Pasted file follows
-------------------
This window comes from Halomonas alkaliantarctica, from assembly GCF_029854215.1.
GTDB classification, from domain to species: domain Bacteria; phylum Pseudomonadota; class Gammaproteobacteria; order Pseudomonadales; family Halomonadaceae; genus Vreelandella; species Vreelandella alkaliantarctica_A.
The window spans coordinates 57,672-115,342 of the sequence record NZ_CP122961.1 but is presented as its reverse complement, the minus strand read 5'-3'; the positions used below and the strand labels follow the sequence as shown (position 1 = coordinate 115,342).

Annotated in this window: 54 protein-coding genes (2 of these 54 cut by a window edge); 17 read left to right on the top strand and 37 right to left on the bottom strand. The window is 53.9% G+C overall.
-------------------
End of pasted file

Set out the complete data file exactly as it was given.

This window comes from Halomonas alkaliantarctica, from assembly GCF_029854215.1.
GTDB classification, from domain to species: domain Bacteria; phylum Pseudomonadota; class Gammaproteobacteria; order Pseudomonadales; family Halomonadaceae; genus Vreelandella; species Vreelandella alkaliantarctica_A.
The window spans coordinates 57,672-115,342 of the sequence record NZ_CP122961.1 but is presented as its reverse complement, the minus strand read 5'-3'; the positions used below and the strand labels follow the sequence as shown (position 1 = coordinate 115,342).

Annotated in this window: 54 protein-coding genes (2 of these 54 cut by a window edge); 17 read left to right on the top strand and 37 right to left on the bottom strand. The window is 53.9% G+C overall.